You don’t need to know a cumbia from a
festejo from a candombe to dig Importados, the first full-length album from Albuquerque’s rhythm wizards, Baracutanga. A seven-piece band whose members come from as far north as Kansas and as far south as Bolivia, Baracutanga mixes South American rhythms in innovative ways, making unusual rhythmic combinations that might also include Middle Eastern and Cuban forms. They incorporate folkloric instruments, such as the quena, an Andean flute, and top it off with modern North American harmonies and instruments—electric guitar, vibes—to create a unique and highly danceable fusion.
The album’s sheer musicality might come as a surprise to those who know the band only as a high-energy live act that fills the dance floor. Yes, you can play the album at high volume and dance till you drop, but you can also settle back in your easy chair and appreciate the
craftsmanship of the writing and arranging, the attention to detail, and the sonic textures. Recorded in four different studios in Albuquerque, Santa Fe, and Cadiz, Spain, the album
features more than 50 instruments and 25 musical styles, and just about every one of those
instruments and styles finds just the right place.
The 10 original tracks include some sharp cultural/political observations. There’s the biting cumbia “Son de la condenada,” a song about crossing the border that vocalist Jackie Zamora (Peru) describes perfectly as “tragic and danceable.” The repeated figure played on the muted trumpet of Paul Gonzales (Albuquerque) in this tune is an inspired touch that deepens the tragedy. “Su Majestad la farsa” focuses on the often overlooked contributions of the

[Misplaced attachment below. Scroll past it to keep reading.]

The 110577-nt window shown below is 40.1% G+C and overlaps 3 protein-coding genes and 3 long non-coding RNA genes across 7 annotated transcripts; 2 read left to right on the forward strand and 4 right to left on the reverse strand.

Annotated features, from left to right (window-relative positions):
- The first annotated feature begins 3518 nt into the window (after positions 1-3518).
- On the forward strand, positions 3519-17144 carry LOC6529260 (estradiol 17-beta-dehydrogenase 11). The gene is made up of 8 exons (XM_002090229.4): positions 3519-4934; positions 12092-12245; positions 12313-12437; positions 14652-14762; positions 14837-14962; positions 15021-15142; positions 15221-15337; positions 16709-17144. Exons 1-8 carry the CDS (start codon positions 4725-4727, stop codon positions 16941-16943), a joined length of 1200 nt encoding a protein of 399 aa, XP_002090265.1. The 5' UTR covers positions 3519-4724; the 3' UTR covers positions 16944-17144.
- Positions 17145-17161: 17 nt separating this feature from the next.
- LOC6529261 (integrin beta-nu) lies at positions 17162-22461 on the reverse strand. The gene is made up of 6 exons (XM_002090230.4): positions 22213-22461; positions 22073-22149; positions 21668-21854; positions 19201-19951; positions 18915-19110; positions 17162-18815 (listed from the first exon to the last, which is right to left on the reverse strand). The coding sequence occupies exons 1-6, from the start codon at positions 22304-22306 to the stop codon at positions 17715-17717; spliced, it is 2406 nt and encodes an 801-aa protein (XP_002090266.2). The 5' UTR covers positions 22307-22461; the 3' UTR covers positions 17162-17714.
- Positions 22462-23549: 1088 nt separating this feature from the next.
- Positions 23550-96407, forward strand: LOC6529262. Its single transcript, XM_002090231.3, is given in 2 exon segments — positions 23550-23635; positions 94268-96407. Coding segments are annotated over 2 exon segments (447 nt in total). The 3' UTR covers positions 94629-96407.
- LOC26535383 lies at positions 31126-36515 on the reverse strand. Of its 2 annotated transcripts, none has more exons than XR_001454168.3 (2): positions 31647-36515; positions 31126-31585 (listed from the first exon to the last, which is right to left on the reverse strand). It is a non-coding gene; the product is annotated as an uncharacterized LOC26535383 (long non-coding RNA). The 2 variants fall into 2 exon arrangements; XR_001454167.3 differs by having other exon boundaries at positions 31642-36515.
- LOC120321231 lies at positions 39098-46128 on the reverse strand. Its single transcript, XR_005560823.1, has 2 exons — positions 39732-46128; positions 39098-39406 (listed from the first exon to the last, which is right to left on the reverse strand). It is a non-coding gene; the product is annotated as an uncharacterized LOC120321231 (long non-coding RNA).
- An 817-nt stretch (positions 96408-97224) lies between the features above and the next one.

undocumented and other marginalized peoples. “Sangra Pachamama,” which combines samba, reggae, and the Andean kullawada styles, speaks to Mother Earth’s wounds.
The most fervently political tune on the album, the candombe “Deja de matar,” pleads for an end to violence. Written in response to the killing of James Boyd by Albuquerque police, the song calls out to all citizens, police and civilians, in a cry of protest and hope. It effectively
incorporates Inner Circle’s “Bad Boys” as well as a rap, in English, by guest poet Hakim Bellamy, winning the 2015 New Mexico Music Award for best original arrangement.
The cultural/political content owes much to Kilko Paz (charanga, surdos, drum kit, cajón). Son of famed Bolivian activist Silvia Rivera Cusicanqui, his name appears in the writing credits for all but two of the tunes.
There are also love songs, such as the lilting samba “Paixao” and the Afro-Peruvian landó
“Peregrina;” a cooking song, the chacarera “Te llama mi tambor;” and the mesmeric festejo with Cuban batá “Pasaporte,” which chronicles Zamora’s sadness when the stamp hit her passport as she departed from her native Peru to return to the United States. (She wrote the lyrics on the flight back, and she feared they might be her last: turbulence threatened to bring the flight to a violent end.)
Then, there are tunes that are just for sheer pleasure. “Finding Memo,” a salsa party tune that features a montuno on the vibes, played by percussionist Nick Baker (Kansas City). Throughout the album, his vibes often provide a melodic rhythmic foundation for complex syncopated structures. Baker and Gonzales are largely responsible for the modern North American
elements in the album’s music, with help from Randy Sanchez (guitar and Cuban tres) and
Micah Hood (trombone), both from Texas.
The exuberant “Rumba de Burque,” which won the New Mexico Music Awards Albuquerque Song Competition, extols the city’s virtues, and it showcases the tight, expressive, rhythmically deft bass of Carlos Noboa (Ecuador).
Some of the rhythms and acoustic instruments may have deep folkloric roots, but on
Importados, Baracutanga writes and performs with a brash confidence that is electric and
© 2015 Mel Minter. All rights reserved.